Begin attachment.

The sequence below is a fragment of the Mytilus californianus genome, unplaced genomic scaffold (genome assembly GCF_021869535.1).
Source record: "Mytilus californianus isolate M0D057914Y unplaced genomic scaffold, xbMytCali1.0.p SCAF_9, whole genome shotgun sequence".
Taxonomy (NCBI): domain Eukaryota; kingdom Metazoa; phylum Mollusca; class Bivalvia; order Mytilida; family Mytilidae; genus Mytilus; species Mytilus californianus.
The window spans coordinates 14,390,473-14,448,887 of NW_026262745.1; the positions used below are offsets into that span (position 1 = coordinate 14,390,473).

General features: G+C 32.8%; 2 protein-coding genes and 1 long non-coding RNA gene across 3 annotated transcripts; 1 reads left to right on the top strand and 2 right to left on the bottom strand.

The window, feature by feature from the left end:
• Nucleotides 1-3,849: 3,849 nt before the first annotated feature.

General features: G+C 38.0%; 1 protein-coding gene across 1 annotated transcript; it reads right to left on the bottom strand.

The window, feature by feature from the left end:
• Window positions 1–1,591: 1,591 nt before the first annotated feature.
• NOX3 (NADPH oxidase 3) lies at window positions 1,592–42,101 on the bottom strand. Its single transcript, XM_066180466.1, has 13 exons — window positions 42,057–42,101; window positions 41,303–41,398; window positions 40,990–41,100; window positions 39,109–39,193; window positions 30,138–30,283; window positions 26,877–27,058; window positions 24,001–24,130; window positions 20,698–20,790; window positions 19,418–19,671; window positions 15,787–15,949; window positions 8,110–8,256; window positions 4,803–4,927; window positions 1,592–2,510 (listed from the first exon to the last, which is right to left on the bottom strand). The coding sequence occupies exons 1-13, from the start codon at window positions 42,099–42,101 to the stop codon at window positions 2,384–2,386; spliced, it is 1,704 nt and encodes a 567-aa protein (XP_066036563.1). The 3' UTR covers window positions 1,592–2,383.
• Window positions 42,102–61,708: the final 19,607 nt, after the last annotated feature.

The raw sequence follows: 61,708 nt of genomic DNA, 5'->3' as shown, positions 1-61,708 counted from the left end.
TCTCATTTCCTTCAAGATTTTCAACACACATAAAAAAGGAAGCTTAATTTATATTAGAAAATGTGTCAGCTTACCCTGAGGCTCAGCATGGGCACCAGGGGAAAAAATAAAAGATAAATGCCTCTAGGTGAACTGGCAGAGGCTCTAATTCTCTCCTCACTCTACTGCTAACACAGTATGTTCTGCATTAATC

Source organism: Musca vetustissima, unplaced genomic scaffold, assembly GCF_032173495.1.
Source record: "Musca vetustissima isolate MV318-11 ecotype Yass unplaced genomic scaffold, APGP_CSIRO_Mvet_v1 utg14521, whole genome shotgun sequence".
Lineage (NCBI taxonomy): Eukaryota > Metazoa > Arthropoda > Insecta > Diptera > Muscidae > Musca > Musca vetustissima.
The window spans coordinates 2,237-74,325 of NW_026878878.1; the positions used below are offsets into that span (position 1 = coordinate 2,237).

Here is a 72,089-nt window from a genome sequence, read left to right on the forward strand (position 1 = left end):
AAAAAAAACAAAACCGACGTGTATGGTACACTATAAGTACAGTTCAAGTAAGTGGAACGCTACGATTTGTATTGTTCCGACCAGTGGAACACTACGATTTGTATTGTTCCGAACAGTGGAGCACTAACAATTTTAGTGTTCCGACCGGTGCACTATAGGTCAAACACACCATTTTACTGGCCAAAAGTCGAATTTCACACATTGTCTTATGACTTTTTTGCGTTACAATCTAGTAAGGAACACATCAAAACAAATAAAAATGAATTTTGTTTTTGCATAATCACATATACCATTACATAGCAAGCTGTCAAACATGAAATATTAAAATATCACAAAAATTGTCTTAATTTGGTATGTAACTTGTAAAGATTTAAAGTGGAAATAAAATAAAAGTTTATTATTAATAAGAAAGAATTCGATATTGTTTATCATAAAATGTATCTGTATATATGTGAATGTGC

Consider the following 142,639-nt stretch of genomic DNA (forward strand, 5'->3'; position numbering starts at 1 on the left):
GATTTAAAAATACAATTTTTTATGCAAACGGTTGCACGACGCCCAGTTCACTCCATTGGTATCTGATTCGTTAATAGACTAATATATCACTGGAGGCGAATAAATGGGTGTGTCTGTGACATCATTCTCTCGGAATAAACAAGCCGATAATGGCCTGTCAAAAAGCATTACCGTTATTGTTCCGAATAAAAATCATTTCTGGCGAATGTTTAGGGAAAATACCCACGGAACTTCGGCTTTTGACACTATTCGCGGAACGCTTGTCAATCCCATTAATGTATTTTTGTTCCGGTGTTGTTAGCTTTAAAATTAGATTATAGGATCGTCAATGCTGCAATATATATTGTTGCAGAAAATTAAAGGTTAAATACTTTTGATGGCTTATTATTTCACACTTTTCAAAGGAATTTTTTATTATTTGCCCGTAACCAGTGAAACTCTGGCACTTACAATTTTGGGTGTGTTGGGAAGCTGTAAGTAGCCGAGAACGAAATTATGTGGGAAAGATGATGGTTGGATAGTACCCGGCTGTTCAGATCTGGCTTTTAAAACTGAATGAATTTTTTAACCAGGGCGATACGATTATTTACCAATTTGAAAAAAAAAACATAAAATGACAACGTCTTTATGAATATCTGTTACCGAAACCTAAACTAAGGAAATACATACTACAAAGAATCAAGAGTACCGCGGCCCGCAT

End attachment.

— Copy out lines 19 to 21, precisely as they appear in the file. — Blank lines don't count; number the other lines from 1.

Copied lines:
Here is a 72,089-nt window from a genome sequence, read left to right on the forward strand (position 1 = left end):
AAAAAAAACAAAACCGACGTGTATGGTACACTATAAGTACAGTTCAAGTAAGTGGAACGCTACGATTTGTATTGTTCCGACCAGTGGAACACTACGATTTGTATTGTTCCGAACAGTGGAGCACTAACAATTTTAGTGTTCCGACCGGTGCACTATAGGTCAAACACACCATTTTACTGGCCAAAAGTCGAATTTCACACATTGTCTTATGACTTTTTTGCGTTACAATCTAGTAAGGAACACATCAAAACAAATAAAAATGAATTTTGTTTTTGCATAATCACATATACCATTACATAGCAAGCTGTCAAACATGAAATATTAAAATATCACAAAAATTGTCTTAATTTGGTATGTAACTTGTAAAGATTTAAAGTGGAAATAAAATAAAAGTTTATTATTAATAAGAAAGAATTCGATATTGTTTATCATAAAATGTATCTGTATATATGTGAATGTGC

Consider the following 142,639-nt stretch of genomic DNA (forward strand, 5'->3'; position numbering starts at 1 on the left):